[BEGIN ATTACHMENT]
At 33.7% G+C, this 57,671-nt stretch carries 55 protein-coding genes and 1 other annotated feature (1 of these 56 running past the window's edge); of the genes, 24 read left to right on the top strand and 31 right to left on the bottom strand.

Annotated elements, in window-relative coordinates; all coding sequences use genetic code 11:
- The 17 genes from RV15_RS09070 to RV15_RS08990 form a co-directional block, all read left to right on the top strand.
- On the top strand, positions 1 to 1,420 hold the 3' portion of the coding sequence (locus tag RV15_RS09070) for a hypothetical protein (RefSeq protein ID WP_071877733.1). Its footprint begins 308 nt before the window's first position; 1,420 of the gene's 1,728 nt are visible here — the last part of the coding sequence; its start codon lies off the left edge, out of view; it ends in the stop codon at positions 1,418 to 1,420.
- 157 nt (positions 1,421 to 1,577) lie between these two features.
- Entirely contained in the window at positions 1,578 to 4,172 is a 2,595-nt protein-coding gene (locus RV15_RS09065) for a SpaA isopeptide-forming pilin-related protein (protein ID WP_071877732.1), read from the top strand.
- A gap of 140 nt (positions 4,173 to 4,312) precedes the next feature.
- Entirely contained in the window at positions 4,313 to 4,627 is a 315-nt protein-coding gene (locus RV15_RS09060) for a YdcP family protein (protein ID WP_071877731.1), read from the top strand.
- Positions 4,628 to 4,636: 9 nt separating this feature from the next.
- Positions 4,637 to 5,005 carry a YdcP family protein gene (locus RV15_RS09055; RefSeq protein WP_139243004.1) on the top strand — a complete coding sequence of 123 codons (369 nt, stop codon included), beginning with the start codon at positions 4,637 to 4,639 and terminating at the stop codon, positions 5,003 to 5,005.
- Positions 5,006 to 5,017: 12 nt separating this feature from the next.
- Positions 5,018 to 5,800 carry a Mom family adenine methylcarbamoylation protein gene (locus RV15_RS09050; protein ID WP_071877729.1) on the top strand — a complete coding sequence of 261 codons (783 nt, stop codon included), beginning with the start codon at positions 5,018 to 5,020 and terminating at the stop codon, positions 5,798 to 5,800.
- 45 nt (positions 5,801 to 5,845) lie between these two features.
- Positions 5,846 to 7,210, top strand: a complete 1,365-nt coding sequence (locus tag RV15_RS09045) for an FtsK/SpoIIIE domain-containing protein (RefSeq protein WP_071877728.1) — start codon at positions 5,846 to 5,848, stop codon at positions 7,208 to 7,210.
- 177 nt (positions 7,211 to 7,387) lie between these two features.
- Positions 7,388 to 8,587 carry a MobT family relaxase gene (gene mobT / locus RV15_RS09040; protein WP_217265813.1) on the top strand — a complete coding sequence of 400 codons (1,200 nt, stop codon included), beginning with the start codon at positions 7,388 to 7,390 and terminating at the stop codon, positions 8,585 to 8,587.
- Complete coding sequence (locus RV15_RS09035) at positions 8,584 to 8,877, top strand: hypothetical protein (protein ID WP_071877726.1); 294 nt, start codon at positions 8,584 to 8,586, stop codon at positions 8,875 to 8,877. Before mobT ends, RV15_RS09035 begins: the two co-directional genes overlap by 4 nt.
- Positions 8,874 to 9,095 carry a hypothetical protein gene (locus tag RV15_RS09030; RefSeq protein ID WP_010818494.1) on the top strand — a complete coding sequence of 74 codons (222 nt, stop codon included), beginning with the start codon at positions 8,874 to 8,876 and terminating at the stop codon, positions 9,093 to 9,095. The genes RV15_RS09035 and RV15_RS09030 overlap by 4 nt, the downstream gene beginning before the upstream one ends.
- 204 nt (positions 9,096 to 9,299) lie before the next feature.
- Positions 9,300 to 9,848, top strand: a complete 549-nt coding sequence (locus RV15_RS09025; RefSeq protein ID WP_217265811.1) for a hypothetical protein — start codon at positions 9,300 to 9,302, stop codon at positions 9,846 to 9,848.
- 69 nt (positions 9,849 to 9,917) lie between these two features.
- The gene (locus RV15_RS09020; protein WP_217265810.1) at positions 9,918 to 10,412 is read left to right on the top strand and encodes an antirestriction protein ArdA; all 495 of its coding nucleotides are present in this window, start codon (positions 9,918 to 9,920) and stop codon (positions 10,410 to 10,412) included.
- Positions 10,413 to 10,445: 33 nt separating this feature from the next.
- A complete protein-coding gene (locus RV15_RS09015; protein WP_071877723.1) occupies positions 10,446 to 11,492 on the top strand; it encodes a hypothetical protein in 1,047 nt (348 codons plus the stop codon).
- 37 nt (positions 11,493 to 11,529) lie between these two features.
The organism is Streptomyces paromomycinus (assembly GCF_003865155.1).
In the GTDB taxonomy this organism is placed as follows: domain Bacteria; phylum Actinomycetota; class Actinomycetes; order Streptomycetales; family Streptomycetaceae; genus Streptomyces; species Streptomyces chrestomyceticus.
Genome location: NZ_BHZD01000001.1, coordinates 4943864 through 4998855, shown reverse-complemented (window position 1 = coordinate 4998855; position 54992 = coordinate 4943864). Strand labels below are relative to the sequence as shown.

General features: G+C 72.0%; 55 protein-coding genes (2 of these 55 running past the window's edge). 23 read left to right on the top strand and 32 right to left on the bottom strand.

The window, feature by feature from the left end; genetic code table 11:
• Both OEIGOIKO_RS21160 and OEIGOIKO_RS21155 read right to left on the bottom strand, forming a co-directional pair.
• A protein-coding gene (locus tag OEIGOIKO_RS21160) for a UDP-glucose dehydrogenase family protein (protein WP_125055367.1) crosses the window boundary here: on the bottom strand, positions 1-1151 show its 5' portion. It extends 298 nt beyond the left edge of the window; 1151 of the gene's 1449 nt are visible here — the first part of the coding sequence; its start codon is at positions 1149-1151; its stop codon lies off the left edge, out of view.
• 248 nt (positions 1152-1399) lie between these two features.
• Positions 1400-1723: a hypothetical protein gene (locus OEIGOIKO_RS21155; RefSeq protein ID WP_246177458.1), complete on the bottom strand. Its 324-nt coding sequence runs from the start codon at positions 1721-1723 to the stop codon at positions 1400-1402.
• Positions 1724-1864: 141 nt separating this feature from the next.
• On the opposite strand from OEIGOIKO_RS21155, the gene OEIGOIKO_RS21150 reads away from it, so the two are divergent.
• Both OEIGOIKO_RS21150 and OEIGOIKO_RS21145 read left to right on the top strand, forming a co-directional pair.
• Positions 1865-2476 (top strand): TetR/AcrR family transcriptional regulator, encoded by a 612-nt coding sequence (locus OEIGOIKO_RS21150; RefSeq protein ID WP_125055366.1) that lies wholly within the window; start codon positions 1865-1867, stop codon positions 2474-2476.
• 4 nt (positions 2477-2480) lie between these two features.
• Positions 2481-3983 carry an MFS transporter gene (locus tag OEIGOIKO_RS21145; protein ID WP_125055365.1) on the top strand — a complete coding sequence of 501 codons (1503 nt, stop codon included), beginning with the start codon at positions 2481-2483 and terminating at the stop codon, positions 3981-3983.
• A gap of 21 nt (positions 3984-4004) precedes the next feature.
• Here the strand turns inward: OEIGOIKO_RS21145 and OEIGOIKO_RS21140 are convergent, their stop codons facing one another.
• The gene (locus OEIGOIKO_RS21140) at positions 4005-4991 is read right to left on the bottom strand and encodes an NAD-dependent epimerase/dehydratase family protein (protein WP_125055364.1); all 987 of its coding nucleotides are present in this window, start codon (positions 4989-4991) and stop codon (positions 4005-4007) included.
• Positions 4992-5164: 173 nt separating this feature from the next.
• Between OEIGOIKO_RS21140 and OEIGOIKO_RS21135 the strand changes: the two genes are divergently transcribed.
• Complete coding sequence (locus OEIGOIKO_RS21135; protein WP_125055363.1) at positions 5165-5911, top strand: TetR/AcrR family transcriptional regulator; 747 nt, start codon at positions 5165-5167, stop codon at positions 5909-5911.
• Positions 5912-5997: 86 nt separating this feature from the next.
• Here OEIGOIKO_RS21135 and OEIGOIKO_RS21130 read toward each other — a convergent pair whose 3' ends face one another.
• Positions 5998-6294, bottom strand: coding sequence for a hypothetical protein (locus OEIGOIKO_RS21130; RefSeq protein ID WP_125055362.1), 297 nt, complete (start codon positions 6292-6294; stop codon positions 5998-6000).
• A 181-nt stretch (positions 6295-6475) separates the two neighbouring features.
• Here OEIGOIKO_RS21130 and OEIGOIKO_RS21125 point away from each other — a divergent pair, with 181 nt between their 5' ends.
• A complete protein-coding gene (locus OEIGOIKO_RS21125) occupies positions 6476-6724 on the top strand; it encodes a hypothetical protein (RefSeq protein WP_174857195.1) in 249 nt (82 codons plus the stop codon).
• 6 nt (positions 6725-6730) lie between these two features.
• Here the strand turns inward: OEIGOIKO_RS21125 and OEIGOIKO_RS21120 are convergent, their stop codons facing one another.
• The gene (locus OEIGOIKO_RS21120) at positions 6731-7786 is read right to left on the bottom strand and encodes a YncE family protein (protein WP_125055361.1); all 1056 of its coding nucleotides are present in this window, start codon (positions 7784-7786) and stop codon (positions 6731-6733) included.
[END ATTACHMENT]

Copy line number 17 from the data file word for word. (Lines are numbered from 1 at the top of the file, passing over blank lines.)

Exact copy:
- Complete coding sequence (locus RV15_RS09035) at positions 8,584 to 8,877, top strand: hypothetical protein (protein ID WP_071877726.1); 294 nt, start codon at positions 8,584 to 8,586, stop codon at positions 8,875 to 8,877. Before mobT ends, RV15_RS09035 begins: the two co-directional genes overlap by 4 nt.